The next day we started our adventure! We were taken to our ship, the MS Expedition. The tour we had booked was called the Quest for the Antarctic Circle and it was a 12 day tour. The ship was not one of the huge cruise liners, it held about 136 people plus crew but on our trip there were only 126 passengers. They ranged from age 22-84 and there were 14 different nationalities aboard. Our cabin was small but well equipped with a tiny shower and quite a lot of storage. We were on deck 3 which meant we had a window rather than a porthole and on arrival at our cabin we found our bright red G Adventures parka waiting for us on our bunks. This is such a warm parka as it has a padded lining which can be removed and although it is not going to win any fashion awards it was very welcome once we headed South. (You can take this home with you and I am looking forward to more snow in London soon so that I can make good use of it – even if I do look like I have got lost from a G Adventures excursion as it does have a rather large logo on it!) That night in the (enormous) lounge we met all the crew and the Expedition team. The G Adventures Expedition team are a very talented and enthusiastic lot. There was a geologist, a biologist, a bird expert, a mammal expert and a couple of others who were knowledgeable in other fields. We also did a lifeboat drill which was hilarious (but obviously very important) We were told that during the night we would be crossing the Drakes Passage and to expect rough seas. In fact, our departure was delayed because we got halfway down the Beagle Channel and someone became ill and they had to go back to Ushuaia. So when we woke the next morning we were all thinking “well that wasn’t too bad” until we were told we had made a return journey and weren’t in Drakes Passage yet! We had a lecture that morning (they did lectures every day whilst we were sailing, these were on the history of the area, the rock formations of the area, the wildlife, everything was covered and you could choose to attend or not. ) At lunch time (the restaurant was wonderful, a selection of dishes and staff that were really lovely and helpful) the ship began to rock.( Most of the staff on board were from the Philippines and they had a great talent for remembering everyone’s name after the first day.) By the end of the lunch serving the ship was lurching from side to side, so much so that some people were being sick, some had to be helped to their cabins by the staff and it became like bedlam. We all went to our cabins and it only got worse. I was sitting on my bunk watching my friend slide from one end of her bunk to the other. I was one of only about 5 people who didn’t get sick. The poor doctor on board (who looked about 14 years old!) was running from cabin to cabin frantically. Over the tannoy they said we should stay in our cabins and the staff would bring a sandwich dinner round for us. The waves were bashing against our window and it was so dramatic. Because I wasn’t sick I was a little bored and beginning to get cabin sickness from not being able to wander around. My friend slept continually from the medication she had taken. The storm lasted for about 36 hours and is supposedly very common as Drakes Passage is where lots of different wind and water currents meet. (There is actually never any thunder or lightning in Antarctica as it is too dry and supposedly, if you do see a rainbow it is inverted so that red is on the inside and not on the outside as is normal). After we had passed through the Passage the winds subsided and we were free to walk around the ship. I found a lovely cosy library where it was more peaceful than the lounge and I spent a lot of time in there with my kindle. Before our first shore excursion we had to go for a mandatory IAATO and Zodiac briefing about what to do in the boats that would take us to shore. We also had to take any stuff we were taking on shore down to be “Bio-security” checked. (To make sure we weren’t transferring any seeds etc to the Antarctic shore). It made me laugh that this actually consisted of having everything vacuumed by someone with a Henry vacuum cleaner! We had now entered Cristal Sound and the views from the ship were stunning. Blue tinged ice bergs floated past, the smaller ones sometimes had seals on them. We saw whales “blowing” in the distance and the snow capped mountains around us looked like a scene out of the film “Frozen”. It was very cold on deck and if you took your gloves off to take photos your fingers felt frozen in minutes. The next day we made our first landing on the Antarctic peninsular. We were called to the mud room (where our loaned boots were stored) and once we had donned said boots and walked through a type of sheep dip we boarded the Zodiac boats. We headed off to Detaille Island. There was an old Antarctic Survey Station there which was evacuated in 1959 and is kept exactly as it was when they had to evacuate it. In the kitchen were old tins of Huntley and Palmer biscuits and tins of Birds custard! The ground was very slippery and I would advise that if you have walking poles you take them with you. (I had actually rung G Adventures beforehand to ask if I should take them and was told they weren’t necessary- believe me they would have been very useful!) After a walk around the island (where penguins were totally unperturbed by our presence) we boarded the Zodiacs again and had a cruise around the icebergs to see the leopard seals and fur seals who were lazing on them. I found when I was on shore I didn’t feel too cold but once back on the deck of the ship I was freezing. To avoid this I decided to eat everything offered at the sumptuous mealtimes therefore, like the seals and whales, I might add blubber and keep myself warm! That afternoon we sailed down The Gullet and the views were a “wow” moment. We had another Zodiac cruise and the sun came out so much so that I got a bit of a tan on my face! (Warning: use sunscreen, the ozone factor in the Antarctic means you can burn far too easily). The next day we visited Bongrain Point at Pourquoi Par Island (named after an exploration ship from France). There were lots of fur seals here and they weren’t too happy about us being nearby. They barked a lot and raised their heads at us. Some of the penguins were moulting and because they can’t go into the water and feed at this time they look very fed up and forlorn. We saw a leopard seal patrolling the shore line waiting for any penguin who dared enter the water. After lunch we went to Horseshoe Island and this involved a long hike up a mountain. It was a hard slog but the views were stunning. The following day we were sailing through Neny Fjord and a pod of Orcas began to swim beside us. It was amazing, there was even a small calf with them. Later we boarded the Zodiacs and went to Stonington Island. There is another abandoned research station, in fact there are two, an American one and a British one and of course, more penguins and seals. Back on the ship we discovered the crew had formed a group “The Monkey Eating Eagles” and they played in the pub that was on the second deck. They were actually excellent and it was a fun night. There was even karaoke in the bar one night but we declined to attend that! The next day was just sailing so I attended a couple of lectures and passed the time in the library. The following day we did two shore visits, the first was to Danco Island and the ground here was very rocky and icy. There was a hike but I only made it to the first part where the penguins were nesting. Then later we went to Orne Harbour where, once ashore there was a huge zig zag path up the mountainside. It was hard work but I managed it and again the views were my reward. (I was missing that walking pole though!). The last day’s shore visit was to Port Lockroy where there is the remotest Post Office. This was one of the things that had piqued my interest in visiting Antarctica, I had seen it on a documentary once and really wanted to visit. Four ladies work there throughout the season and they have the Post office and an accommodation building (both look like corrugated huts) and they also have hundreds of penguins living around them. Supposedly the island was not populated by penguins until the Post office was built and then they all got curious and now there are loads of them! There is a museum about how it used to be and a shop where you can send a postcard to someone to see how long it will take to get there. (I sent 8 postcards to friends and family and am looking forward to seeing when they arrive!). Back on the ship we had a special surprise that afternoon , humpback whales were swimming alongside us and breaching right in front of the ship. It was an incredible sight and was almost like they were putting on a display for us. The next couple of days we were heading back to Ushuaia and I must admit it was a little boring as there was little to see and, although it wasn’t as bad as the outward passage, there was a lot of rocking and rolling on the ship (and I don’t mean by The Monkey Eating Eagles!).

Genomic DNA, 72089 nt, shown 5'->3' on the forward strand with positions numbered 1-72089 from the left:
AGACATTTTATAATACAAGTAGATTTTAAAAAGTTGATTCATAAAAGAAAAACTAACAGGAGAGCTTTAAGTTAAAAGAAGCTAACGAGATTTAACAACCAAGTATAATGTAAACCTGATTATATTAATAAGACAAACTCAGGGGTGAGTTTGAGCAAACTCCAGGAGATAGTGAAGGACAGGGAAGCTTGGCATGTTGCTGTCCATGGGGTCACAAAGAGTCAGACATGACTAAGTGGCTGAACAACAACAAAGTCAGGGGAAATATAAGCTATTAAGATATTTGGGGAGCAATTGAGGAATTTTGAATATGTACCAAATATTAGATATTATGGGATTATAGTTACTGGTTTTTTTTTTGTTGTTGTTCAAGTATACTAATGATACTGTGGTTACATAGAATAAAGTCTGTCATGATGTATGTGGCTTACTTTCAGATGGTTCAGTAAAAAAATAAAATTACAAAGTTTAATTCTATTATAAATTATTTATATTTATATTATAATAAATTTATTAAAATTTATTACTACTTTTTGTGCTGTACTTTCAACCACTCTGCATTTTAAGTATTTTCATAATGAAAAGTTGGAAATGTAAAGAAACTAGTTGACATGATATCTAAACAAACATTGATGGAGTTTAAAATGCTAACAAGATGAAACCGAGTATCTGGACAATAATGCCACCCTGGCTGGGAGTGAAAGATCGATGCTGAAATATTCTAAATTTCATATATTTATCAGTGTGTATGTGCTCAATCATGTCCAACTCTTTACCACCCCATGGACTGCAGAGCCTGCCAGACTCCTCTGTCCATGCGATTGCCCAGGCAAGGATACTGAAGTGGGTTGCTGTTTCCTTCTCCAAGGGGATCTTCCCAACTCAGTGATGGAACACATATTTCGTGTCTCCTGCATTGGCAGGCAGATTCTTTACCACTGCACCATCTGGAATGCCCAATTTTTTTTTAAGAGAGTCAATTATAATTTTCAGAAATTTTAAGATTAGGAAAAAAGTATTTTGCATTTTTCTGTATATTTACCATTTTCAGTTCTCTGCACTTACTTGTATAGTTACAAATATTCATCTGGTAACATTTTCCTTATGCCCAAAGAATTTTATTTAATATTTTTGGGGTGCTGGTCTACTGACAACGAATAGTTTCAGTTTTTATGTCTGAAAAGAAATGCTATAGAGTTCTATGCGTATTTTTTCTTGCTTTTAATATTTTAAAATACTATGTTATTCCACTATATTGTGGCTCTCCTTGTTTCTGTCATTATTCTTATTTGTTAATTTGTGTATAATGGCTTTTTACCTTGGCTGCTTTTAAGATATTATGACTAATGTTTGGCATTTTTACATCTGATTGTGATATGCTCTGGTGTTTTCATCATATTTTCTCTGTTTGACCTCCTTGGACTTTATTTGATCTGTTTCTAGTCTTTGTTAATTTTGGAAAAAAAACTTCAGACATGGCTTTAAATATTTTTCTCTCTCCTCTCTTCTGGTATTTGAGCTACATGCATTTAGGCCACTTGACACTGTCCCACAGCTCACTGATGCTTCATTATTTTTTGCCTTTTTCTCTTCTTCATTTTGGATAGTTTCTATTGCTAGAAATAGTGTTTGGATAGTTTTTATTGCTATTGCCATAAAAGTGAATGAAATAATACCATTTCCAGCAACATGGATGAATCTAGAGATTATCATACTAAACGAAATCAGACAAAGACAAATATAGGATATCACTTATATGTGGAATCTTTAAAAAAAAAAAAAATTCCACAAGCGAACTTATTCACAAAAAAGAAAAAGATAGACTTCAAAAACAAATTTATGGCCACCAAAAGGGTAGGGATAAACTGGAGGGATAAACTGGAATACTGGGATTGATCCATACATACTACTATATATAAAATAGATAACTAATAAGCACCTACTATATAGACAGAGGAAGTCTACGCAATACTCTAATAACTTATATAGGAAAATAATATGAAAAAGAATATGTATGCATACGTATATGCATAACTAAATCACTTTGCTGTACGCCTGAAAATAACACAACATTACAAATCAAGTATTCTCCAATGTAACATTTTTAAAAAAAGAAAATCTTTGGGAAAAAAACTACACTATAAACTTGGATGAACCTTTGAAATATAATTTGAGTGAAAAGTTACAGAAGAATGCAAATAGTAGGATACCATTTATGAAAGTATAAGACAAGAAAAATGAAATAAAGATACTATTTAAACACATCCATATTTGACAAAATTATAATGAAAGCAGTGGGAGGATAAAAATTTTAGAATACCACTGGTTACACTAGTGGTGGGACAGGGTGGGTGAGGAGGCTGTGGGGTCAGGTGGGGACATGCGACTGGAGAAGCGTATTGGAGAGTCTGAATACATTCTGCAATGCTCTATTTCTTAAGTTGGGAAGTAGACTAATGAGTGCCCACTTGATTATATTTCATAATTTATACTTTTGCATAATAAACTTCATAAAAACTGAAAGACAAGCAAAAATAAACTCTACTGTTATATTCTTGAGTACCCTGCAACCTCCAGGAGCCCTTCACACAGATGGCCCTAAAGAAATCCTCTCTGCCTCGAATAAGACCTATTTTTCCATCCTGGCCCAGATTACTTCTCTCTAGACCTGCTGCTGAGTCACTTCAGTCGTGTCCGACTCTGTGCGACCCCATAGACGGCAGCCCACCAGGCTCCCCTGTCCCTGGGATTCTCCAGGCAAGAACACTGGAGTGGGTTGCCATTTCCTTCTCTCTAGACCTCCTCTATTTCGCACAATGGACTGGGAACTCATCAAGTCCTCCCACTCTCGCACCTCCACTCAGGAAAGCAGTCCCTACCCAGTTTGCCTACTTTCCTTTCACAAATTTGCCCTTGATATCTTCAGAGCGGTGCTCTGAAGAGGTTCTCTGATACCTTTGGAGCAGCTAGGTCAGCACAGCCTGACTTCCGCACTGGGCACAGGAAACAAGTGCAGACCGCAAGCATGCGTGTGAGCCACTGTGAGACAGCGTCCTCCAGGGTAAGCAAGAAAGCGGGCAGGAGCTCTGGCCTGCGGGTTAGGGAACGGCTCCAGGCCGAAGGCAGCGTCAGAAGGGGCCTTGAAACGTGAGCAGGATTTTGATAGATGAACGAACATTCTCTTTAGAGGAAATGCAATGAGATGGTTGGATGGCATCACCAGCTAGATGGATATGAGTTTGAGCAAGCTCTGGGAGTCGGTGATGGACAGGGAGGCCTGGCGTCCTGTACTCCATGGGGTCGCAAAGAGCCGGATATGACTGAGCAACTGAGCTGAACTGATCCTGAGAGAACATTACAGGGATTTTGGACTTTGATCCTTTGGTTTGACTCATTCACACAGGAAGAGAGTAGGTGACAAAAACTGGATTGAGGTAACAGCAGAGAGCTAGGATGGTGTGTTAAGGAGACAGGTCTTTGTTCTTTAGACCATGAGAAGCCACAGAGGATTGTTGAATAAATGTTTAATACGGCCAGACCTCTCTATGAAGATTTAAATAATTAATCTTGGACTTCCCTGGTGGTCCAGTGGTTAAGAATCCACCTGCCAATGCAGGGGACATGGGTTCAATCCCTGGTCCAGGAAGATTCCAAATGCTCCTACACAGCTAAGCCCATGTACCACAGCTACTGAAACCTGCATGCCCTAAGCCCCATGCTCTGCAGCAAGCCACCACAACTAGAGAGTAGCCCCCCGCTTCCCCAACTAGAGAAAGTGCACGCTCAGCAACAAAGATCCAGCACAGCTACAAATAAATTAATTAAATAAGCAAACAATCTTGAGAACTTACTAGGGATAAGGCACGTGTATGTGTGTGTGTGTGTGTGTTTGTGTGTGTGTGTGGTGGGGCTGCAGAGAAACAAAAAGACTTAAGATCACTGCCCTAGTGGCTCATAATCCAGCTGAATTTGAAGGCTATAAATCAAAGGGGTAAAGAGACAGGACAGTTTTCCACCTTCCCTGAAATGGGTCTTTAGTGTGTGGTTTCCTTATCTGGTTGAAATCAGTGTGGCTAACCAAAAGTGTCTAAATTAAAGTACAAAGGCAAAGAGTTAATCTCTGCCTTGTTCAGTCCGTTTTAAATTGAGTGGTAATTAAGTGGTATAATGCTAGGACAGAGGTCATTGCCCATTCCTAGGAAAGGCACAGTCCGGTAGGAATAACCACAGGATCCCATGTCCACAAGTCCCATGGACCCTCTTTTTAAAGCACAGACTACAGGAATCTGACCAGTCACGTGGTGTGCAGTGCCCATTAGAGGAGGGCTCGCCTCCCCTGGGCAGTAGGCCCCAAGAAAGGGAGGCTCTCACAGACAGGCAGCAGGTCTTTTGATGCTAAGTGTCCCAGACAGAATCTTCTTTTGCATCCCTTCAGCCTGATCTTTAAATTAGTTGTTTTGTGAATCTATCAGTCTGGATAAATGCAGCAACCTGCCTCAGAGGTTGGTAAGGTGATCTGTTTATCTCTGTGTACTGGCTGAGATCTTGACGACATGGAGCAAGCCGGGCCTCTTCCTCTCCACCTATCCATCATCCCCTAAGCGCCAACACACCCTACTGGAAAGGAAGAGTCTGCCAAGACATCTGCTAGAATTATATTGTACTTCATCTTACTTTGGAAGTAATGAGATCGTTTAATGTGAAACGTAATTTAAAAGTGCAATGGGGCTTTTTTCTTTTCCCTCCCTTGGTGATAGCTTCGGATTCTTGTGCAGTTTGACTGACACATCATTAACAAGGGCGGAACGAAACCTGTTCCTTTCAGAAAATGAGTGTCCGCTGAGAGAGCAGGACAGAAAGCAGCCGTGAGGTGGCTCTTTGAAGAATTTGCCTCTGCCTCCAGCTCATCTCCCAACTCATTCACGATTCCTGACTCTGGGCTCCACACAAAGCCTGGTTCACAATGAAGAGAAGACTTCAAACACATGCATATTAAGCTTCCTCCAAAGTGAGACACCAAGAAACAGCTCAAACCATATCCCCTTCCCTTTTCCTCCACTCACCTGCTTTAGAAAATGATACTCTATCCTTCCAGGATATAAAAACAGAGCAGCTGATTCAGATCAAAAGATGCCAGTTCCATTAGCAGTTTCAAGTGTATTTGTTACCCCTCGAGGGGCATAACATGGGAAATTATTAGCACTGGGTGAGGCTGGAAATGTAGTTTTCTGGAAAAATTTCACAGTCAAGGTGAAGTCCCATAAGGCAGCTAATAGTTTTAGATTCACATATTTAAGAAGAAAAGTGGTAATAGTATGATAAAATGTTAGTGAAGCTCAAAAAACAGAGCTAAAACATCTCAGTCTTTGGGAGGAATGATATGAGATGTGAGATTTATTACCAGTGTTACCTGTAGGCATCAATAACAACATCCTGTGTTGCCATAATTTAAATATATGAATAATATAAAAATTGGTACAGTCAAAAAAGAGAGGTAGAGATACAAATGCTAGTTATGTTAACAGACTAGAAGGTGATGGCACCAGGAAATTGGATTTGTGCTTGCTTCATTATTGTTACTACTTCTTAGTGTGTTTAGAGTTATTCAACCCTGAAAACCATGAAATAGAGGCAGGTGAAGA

So, to sum it up, I would recommend this trip to anyone. However, you should be prepared for bad sea conditions and also the itinerary is reliant on the weather so can change at any time. We had brilliant weather once we reached the peninsular but we heard of previous trips where they were sometimes unable to launch the Zodiacs and go ashore. It is totally surreal though and not a place you are likely to visit too often. It takes a while to get there but it is worth it in the end! (BUT PLEASE, TAKE A WALKING POLE!)